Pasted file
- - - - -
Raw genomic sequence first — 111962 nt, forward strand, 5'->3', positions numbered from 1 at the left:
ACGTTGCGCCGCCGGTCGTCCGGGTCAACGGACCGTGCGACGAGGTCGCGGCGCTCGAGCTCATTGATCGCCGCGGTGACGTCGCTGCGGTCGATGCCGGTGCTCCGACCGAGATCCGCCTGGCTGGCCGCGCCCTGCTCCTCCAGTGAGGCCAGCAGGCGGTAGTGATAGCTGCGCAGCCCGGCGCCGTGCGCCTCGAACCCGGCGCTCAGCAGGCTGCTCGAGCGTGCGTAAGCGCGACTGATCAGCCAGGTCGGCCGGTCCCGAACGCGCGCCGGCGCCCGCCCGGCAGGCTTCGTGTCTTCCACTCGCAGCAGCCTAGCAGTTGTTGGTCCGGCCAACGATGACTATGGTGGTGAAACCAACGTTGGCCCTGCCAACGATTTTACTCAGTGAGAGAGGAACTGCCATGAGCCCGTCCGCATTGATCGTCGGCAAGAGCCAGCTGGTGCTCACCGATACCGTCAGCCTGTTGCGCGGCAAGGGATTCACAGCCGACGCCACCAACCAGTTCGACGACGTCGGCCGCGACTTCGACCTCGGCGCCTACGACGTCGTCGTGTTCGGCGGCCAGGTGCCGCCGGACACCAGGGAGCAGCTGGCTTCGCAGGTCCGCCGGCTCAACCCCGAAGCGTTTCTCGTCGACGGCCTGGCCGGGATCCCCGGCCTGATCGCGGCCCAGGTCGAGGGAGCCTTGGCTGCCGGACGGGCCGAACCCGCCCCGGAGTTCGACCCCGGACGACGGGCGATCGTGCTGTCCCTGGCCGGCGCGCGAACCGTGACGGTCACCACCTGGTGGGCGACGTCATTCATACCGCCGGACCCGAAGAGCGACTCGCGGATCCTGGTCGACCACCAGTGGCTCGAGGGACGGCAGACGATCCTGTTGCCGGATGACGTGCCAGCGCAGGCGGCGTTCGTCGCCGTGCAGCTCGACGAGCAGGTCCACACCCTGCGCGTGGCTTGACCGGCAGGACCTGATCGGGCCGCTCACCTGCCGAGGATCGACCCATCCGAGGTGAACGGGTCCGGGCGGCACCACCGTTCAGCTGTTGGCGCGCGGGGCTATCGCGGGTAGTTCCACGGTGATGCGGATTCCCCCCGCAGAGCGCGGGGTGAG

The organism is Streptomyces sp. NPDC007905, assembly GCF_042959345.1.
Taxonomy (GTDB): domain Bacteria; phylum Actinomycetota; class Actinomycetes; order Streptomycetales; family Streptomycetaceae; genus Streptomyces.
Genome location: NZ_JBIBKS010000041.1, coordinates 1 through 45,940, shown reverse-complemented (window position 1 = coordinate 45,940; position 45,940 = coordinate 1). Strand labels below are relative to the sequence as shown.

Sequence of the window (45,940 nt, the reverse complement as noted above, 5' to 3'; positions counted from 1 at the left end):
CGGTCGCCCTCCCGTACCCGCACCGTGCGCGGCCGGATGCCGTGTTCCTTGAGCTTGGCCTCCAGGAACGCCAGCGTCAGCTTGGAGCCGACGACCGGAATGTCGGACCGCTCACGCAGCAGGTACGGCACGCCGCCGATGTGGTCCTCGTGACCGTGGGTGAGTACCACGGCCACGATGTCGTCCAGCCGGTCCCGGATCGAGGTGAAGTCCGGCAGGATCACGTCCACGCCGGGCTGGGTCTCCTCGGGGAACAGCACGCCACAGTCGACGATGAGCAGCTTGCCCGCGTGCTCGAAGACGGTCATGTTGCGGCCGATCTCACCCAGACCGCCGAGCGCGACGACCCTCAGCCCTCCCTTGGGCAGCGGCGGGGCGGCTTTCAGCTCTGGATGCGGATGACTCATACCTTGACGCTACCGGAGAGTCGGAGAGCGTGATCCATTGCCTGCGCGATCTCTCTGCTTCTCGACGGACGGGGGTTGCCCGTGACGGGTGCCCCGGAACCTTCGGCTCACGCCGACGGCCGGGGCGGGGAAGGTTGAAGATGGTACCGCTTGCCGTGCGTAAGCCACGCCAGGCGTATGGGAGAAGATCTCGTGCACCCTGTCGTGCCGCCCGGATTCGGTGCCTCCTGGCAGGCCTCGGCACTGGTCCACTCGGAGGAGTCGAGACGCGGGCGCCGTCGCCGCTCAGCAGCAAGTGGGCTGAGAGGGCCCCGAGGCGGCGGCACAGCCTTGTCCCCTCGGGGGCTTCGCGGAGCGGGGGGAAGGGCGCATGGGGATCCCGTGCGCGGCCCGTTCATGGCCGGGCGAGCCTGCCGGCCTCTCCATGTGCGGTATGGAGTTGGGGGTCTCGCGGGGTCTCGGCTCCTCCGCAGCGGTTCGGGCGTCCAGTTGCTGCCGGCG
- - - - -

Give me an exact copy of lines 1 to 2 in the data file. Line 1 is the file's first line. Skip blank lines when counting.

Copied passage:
Raw genomic sequence first — 111962 nt, forward strand, 5'->3', positions numbered from 1 at the left:
ACGTTGCGCCGCCGGTCGTCCGGGTCAACGGACCGTGCGACGAGGTCGCGGCGCTCGAGCTCATTGATCGCCGCGGTGACGTCGCTGCGGTCGATGCCGGTGCTCCGACCGAGATCCGCCTGGCTGGCCGCGCCCTGCTCCTCCAGTGAGGCCAGCAGGCGGTAGTGATAGCTGCGCAGCCCGGCGCCGTGCGCCTCGAACCCGGCGCTCAGCAGGCTGCTCGAGCGTGCGTAAGCGCGACTGATCAGCCAGGTCGGCCGGTCCCGAACGCGCGCCGGCGCCCGCCCGGCAGGCTTCGTGTCTTCCACTCGCAGCAGCCTAGCAGTTGTTGGTCCGGCCAACGATGACTATGGTGGTGAAACCAACGTTGGCCCTGCCAACGATTTTACTCAGTGAGAGAGGAACTGCCATGAGCCCGTCCGCATTGATCGTCGGCAAGAGCCAGCTGGTGCTCACCGATACCGTCAGCCTGTTGCGCGGCAAGGGATTCACAGCCGACGCCACCAACCAGTTCGACGACGTCGGCCGCGACTTCGACCTCGGCGCCTACGACGTCGTCGTGTTCGGCGGCCAGGTGCCGCCGGACACCAGGGAGCAGCTGGCTTCGCAGGTCCGCCGGCTCAACCCCGAAGCGTTTCTCGTCGACGGCCTGGCCGGGATCCCCGGCCTGATCGCGGCCCAGGTCGAGGGAGCCTTGGCTGCCGGACGGGCCGAACCCGCCCCGGAGTTCGACCCCGGACGACGGGCGATCGTGCTGTCCCTGGCCGGCGCGCGAACCGTGACGGTCACCACCTGGTGGGCGACGTCATTCATACCGCCGGACCCGAAGAGCGACTCGCGGATCCTGGTCGACCACCAGTGGCTCGAGGGACGGCAGACGATCCTGTTGCCGGATGACGTGCCAGCGCAGGCGGCGTTCGTCGCCGTGCAGCTCGACGAGCAGGTCCACACCCTGCGCGTGGCTTGACCGGCAGGACCTGATCGGGCCGCTCACCTGCCGAGGATCGACCCATCCGAGGTGAACGGGTCCGGGCGGCACCACCGTTCAGCTGTTGGCGCGCGGGGCTATCGCGGGTAGTTCCACGGTGATGCGGATTCCCCCCGCAGAGCGCGGGGTGAG